Four major thematic lines of inquiry form the structure of the book. After an introductory chapter the following chapters look at digital presence, virtual bodies, and online participation; ecclesial communities in cyberspace; digital materiality, visuality, and soundscapes; and finally the issues of sacramental mediation online. A concluding chapter brings together the insights from the previous chapters and maps a way forward for reflections on digitally mediated liturgical practices.
@ Worshipis the first monograph dedicated to exploring online liturgical practices that have emerged since the introduction of Web 2.0. Bringing together the scholarly tools and insights of liturgical studies, constructive theology and digital media theories, it is vital reading for scholars of Theology and Religion with as well as Sociology and Digital Culture more generally.
Teresa Berger is professor of liturgical studies at Yale's Institute of Sacred Music and at Yale Divinity School. She holds doctorates in both dogmatic theology and liturgical studies. Her recent books include Women's Ways of Worship (1999), andFragments of Real Presence (2005). She is also coproducer, of the interactive CD-ROM Ocean Psalms.
Bryan D. Spinks, DD (Dunelm, UK), is Goddard Professor of Liturgical Studies and Pastoral Theology at Yale Divinity School. He is the author of numerous books and articles, and is coeditor of the Scottish Journal of Theology. Spinks is a former consultant to the Church of England Liturgical Commission, president emeritus of the Church Service Society of the Church of Scotland, and a fellow of the Royal Historical Society.
Berger focuses on thirteen key interpretative principles that guide the reconstruction of women at worship - from a re-configuration of the canon of sources and a re-Visioning of liturgical periodization to re-interpretation of anthropological basics and of liturgical texts. On the basis of these principles, she analyzes liturgical dynamics in two time periods crucial to the history of women at worship: the early centuries of the Christian Church and the twentieth-century liturgical renewal. Within the twentieth-century liturgical renewal, Berger focuses on two specific foci of renewal: the classical liturgical movement of the first half of the century, and - as a case of history-in-the- making" - the women's liturgical movement of the present day.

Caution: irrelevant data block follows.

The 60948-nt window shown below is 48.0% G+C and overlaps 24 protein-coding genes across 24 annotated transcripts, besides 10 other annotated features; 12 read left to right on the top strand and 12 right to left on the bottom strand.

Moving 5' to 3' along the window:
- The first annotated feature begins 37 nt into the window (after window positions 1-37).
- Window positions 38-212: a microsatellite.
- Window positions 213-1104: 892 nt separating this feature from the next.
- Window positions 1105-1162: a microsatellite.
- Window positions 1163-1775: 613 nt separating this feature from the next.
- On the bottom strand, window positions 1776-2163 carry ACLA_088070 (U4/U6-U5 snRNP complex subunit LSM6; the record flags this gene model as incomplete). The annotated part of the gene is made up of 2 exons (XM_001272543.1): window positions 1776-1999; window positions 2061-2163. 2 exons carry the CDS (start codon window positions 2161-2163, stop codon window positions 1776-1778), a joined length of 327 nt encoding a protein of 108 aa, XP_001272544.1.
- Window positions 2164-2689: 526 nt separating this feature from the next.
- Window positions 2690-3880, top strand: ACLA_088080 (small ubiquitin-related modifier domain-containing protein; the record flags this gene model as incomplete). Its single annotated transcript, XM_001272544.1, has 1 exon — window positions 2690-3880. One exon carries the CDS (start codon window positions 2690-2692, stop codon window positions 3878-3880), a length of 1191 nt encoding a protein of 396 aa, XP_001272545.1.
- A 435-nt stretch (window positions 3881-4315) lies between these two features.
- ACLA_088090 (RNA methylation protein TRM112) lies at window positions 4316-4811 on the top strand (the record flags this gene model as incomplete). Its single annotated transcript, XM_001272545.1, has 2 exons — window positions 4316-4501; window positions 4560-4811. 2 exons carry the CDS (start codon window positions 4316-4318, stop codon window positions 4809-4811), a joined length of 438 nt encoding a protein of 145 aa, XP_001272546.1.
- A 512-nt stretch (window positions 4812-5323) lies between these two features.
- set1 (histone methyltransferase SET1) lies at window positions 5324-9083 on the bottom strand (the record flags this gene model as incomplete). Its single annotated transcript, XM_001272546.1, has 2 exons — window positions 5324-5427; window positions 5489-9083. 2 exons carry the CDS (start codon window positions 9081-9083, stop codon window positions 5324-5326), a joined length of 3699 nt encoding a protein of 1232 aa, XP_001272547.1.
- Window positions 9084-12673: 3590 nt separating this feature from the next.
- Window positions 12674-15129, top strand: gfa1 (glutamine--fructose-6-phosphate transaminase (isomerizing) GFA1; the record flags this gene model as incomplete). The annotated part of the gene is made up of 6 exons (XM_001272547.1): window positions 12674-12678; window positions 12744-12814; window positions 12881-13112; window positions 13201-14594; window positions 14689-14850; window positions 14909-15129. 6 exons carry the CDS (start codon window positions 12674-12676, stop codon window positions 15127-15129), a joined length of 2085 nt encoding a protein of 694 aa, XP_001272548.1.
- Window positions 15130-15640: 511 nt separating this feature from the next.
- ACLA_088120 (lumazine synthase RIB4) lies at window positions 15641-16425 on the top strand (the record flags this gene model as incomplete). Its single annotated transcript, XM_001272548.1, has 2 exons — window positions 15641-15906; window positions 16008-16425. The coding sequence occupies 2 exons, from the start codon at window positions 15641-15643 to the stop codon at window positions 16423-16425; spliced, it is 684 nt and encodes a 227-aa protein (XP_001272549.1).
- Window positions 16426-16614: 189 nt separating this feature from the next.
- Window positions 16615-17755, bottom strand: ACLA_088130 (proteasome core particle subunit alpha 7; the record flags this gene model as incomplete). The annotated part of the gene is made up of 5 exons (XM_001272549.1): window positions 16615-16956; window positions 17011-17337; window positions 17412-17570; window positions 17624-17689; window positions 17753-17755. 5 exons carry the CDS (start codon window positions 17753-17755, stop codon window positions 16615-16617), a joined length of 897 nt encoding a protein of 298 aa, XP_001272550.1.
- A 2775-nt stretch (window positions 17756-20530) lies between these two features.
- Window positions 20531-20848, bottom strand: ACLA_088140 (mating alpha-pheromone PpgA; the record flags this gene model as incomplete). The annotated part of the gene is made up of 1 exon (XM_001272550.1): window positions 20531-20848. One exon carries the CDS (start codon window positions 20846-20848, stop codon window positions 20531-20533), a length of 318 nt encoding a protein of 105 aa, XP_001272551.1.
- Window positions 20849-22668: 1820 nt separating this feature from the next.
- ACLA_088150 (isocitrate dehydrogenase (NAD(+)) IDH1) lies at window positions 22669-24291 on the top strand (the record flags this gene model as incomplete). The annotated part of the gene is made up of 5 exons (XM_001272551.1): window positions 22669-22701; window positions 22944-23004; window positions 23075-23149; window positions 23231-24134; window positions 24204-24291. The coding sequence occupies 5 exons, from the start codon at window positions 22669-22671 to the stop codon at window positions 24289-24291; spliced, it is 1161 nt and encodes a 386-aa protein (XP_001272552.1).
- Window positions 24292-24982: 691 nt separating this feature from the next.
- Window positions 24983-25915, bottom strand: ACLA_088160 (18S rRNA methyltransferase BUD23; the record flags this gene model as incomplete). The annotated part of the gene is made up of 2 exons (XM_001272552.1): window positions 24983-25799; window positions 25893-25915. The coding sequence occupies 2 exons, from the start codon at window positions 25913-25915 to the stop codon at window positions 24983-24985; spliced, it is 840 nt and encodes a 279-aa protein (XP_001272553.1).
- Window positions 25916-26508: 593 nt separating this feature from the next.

Women's Ways of Worship narrates both past and present liturgical developments from the perspectives of women's lives, heeding such dynamics as the genderization of liturgical space, women- specific liturgical taboos, gender-specific devotional practices, and the emergence of feminist liturgies. An epilogue confronts the question of a future liturgy "beyond gender."
Convinced that reconstructing the history of women at worship will offer a new Vision of the place of the women's liturgical movement within liturgical history as a whole, Berger puts this movement on a continuum of women at worship, which is a continuum of struggle against the historic marginalization of women in most liturgical contexts. As this struggle has come to the forefront today, Women's Ways of Worship provides a context for change, with women themselves being agents of both the questioning and the transformation.
Chapters are "Reconstructing Women's Ways of Worship: In Search of Methodological Principles," "Liturgical History Re-Constructed (I): Early Christian Women at Worship," "Liturgical History Re- Constructed (II): Women in the Twentieth-Century Liturgical Movement," and "Liturgical History in the Making: The Women's Liturgical Movement."
Teresa Berger is associate professor of Ecumenical Theology at the Divinity School of Duke University, Durham, North Carolina. She is the author of numerous books and contributor to a variety of journals including Worship, published by The Liturgical Press."